EVP Signing and Verifying

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Revision as of 02:05, 15 January 2015 by Jwalton (talk | contribs) (Expanded introduction; moved example under subheading of Hashing since its a hashing example. MAC'ing and signatures are currently missing.)

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There are two APIs available for performing sign and verify operations. The older EVP_Sign* and EVP_Verify* functions, and the newer and more flexible EVP_DigestSign* and EVP_DigestVerify* functions. Though the APIs are similar, new applications should use the EVP_DigestSign* and EVP_DigestVerify* functions.

The examples below use the new EVP_DigestSign* and EVP_DigestVerify* functions.

Public Key Signing

The first example shows how to create a signature over a message using EVP_DigestSignInit, EVP_DigestSignUpdate and EVP_DigestSignFinal. The second example shows how to verify a signature over the message using EVP_DigestVerifyInit, EVP_DigestVerifyUpdate and EVP_DigestVerifyFinal.

Signing a Message

Signing a message is a three stage process:

  • Initialize the context and identify the message digest/hash function that will be used during the sign operation.
  • Add message data (this step can be repeated as many times as necessary)
  • Finalize to create the signature

In order to initialize the operation, you need to first have first set up a EVP_PKEY object containing a public key for an algorithm that supports signing (this includes MAC codes). Refer to Working with EVP_PKEYs for further information. You also need to provide a message digest algorithm (refer to Working with Algorithms and Modes).

EVP_MD_CTX *mdctx = NULL;
int ret = 0;
*sig = NULL;
/* Create the Message Digest Context */
if(!(mdctx = EVP_MD_CTX_create())) goto err;
/* Initialise the DigestSign operation - SHA-256 has been selected as the message digest function in this example */
 if(1 != EVP_DigestSignInit(mdctx, NULL, EVP_sha256(), NULL, key)) goto err;
 /* Call update with the message */
 if(1 != EVP_DigestSignUpdate(mdctx, msg, strlen(msg))) goto err;
 /* Finalise the DigestSign operation */
 /* First call EVP_DigestSignFinal with a NULL sig parameter to obtain the length of the
  * signature. Length is returned in slen */
 if(1 != EVP_DigestSignFinal(mdctx, NULL, slen)) goto err;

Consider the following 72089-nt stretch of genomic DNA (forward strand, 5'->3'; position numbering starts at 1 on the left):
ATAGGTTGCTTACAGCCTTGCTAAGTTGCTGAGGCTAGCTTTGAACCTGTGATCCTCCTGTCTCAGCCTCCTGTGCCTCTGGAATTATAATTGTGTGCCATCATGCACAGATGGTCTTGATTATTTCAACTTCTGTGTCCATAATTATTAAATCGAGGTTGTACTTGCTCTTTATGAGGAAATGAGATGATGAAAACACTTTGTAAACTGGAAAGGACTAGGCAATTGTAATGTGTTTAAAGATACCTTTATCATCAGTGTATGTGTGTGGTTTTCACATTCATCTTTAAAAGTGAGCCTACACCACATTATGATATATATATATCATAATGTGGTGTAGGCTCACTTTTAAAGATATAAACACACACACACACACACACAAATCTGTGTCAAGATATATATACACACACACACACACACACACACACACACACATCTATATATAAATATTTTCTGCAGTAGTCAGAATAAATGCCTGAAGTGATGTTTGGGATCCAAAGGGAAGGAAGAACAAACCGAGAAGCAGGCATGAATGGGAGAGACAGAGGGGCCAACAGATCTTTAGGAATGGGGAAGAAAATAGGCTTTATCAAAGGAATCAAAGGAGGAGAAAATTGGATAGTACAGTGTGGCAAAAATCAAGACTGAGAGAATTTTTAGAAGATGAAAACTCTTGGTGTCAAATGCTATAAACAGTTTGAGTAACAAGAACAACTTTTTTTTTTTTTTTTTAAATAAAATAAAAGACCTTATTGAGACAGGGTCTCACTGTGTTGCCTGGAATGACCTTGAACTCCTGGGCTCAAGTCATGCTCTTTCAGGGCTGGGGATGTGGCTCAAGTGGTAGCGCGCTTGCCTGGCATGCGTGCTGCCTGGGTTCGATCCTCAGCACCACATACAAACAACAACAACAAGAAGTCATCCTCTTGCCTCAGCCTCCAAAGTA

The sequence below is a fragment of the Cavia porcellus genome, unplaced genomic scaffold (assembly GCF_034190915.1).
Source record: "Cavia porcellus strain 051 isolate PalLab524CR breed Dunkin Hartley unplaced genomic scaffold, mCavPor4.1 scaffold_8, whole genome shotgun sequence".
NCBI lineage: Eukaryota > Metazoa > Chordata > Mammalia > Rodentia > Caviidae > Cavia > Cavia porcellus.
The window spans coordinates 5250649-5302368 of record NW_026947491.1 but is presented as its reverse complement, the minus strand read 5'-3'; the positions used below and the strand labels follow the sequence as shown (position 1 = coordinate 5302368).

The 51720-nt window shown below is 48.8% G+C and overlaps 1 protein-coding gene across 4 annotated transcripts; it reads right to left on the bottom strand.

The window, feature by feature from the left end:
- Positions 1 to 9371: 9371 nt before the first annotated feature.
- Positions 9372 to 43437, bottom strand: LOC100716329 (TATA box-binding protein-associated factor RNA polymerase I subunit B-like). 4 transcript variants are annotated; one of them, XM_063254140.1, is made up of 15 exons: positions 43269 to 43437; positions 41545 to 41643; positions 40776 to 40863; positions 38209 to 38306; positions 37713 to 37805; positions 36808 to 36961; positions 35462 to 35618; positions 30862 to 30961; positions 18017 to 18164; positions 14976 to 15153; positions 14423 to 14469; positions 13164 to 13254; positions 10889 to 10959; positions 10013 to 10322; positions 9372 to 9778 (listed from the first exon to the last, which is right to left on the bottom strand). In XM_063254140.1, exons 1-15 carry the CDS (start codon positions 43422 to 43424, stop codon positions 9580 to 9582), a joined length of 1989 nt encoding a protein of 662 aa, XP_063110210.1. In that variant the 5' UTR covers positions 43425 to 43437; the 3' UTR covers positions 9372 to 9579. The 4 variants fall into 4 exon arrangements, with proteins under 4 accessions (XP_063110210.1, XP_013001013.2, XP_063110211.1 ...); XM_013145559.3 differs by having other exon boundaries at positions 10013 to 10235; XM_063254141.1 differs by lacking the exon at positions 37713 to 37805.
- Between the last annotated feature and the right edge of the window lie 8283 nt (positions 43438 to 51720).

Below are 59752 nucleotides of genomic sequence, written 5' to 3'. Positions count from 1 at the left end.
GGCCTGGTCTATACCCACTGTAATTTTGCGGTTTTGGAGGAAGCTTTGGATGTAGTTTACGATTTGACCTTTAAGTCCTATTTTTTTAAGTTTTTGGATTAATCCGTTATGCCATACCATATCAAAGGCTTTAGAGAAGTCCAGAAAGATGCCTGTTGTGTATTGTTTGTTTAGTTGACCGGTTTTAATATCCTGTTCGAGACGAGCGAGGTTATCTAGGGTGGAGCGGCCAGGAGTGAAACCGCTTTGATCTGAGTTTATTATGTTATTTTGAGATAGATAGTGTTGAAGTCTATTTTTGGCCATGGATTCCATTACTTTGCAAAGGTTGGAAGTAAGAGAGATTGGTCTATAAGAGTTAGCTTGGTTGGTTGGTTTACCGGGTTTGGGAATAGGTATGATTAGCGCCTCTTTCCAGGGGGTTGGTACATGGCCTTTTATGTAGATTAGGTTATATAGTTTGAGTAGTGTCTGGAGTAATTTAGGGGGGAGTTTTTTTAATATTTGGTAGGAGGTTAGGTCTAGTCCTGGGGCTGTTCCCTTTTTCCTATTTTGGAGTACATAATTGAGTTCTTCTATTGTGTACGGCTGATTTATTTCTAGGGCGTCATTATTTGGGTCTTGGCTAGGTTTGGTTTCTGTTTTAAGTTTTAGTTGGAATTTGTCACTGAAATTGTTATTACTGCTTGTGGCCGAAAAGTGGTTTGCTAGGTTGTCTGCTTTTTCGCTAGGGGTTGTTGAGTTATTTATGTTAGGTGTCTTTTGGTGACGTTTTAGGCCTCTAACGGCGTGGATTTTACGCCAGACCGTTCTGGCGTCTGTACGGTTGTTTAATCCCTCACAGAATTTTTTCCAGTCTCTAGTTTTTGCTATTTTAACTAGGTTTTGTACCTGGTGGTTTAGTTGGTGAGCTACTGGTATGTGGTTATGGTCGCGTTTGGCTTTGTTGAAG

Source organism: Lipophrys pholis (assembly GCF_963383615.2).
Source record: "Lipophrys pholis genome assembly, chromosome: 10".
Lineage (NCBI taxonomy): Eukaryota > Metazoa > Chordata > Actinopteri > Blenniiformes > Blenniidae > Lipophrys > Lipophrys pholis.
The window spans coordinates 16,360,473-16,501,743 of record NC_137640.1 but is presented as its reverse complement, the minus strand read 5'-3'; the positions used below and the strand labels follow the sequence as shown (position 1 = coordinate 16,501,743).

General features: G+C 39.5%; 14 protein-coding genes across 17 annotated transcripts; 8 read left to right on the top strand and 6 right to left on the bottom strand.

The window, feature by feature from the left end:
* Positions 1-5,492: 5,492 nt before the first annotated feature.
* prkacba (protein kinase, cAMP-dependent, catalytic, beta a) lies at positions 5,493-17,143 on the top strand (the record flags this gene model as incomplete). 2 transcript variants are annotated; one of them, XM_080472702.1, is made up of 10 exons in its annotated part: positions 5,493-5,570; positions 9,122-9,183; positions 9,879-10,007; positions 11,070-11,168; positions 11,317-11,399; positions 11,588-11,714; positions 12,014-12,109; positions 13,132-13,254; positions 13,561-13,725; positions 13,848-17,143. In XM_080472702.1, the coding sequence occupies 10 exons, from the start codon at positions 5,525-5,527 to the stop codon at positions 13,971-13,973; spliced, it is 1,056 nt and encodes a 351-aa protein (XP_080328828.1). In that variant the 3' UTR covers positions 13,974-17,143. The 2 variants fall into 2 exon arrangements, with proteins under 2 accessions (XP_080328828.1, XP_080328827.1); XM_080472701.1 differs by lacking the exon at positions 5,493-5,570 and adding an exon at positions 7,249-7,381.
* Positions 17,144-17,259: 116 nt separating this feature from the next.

/* Allocate memory for the signature based on size in slen */
 if(!(*sig = OPENSSL_malloc(sizeof(unsigned char) * (*slen)))) goto err;
 /* Obtain the signature */
 if(1 != EVP_DigestSignFinal(mdctx, *sig, slen)) goto err;
 /* Success */
 ret = 1;
 if(ret != 1)
   /* Do some error handling */
 /* Clean up */
 if(*sig && !ret) OPENSSL_free(*sig);
 if(mdctx) EVP_MD_CTX_destroy(mdctx);

Note: There is no difference in the API between signing using an asymmetric algorithm, and generating a MAC code. In the case of CMAC no message digest function is required (NULL can be passed). Signing using the EVP_Sign* functions is very similar to the above example, except there is no support for MAC codes. Note that CMAC is only supported in the (as yet unreleased) version 1.1.0 of OpenSSL.

Refer to Manual:EVP_DigestSignInit(3) for further details on the EVP_DigestSign* functions, and Manual:EVP_SignInit(3) for the EVP_Sign* functions.

Verifying a Signature

Verifying a message is very similar to signing except the EVP_DigestVerify* functions (or EVP_Verify* functions) are used instead. Clearly only a public key is required for a verify operation:

/* Initialize `key` with a public key */
if(1 != EVP_DigestVerifyInit(mdctx, NULL, EVP_sha256(), NULL, key)) goto err;

/* Initialize `key` with a public key */
if(1 != EVP_DigestVerifyUpdate(mdctx, msg, strlen(msg))) goto err;

if(1 == EVP_DigestVerifyFinal(mdctx, sig, slen))
    /* Success */
    /* Failure */

Note that MAC operations do not support the verify operation. Verifying a MAC code is done by calling the sign operations and confirming that the generated code is identical to the one provided. It is important that when comparing a supplied MAC with an expected MAC that the comparison takes a constant time whether the comparison returns a match or not. Failure to do this can expose your code to timing attacks, which could (for example) enable an attacker to forge MAC codes. To do this use the CRYPTO_memcmp function as shown in the code example below. Never use memcmp for this test:

	if(!(mdctx = EVP_MD_CTX_create())) goto err;

	/* Create a buffer to store the MAC for the received message */
	if(!(sigtmp = OPENSSL_malloc(sizeof(unsigned char) * EVP_PKEY_size(key)))) goto err;
	sigtmplen = EVP_PKEY_size(key);

	/* Calculate the MAC for the received message */
	if(1 != EVP_DigestSignInit(mdctx, NULL, EVP_sha256(), NULL, key)) goto err;
	if(1 != EVP_DigestSignUpdate(mdctx, msg, strlen(msg))) goto err;
	if(1 != EVP_DigestSignFinal(mdctx, sigtmp, &sigtmplen)) goto err;

	/* Check the lengths of the calculated and supplied MACs are the same */ 
	if(sigtmplen != slen) goto err;

	/* Calculated MAC is in sigtmp. Supplied MAC is in sig. Compare the two */
	if(CRYPTO_memcmp(sig, sigtmp, slen))	
		/* Verify failure */ goto failure;
		/* Verify success */;

Refer to Manual:EVP_DigestVerifyInit(3) and Manual:EVP_VerifyInit(3) for further information on the verify functions.

See also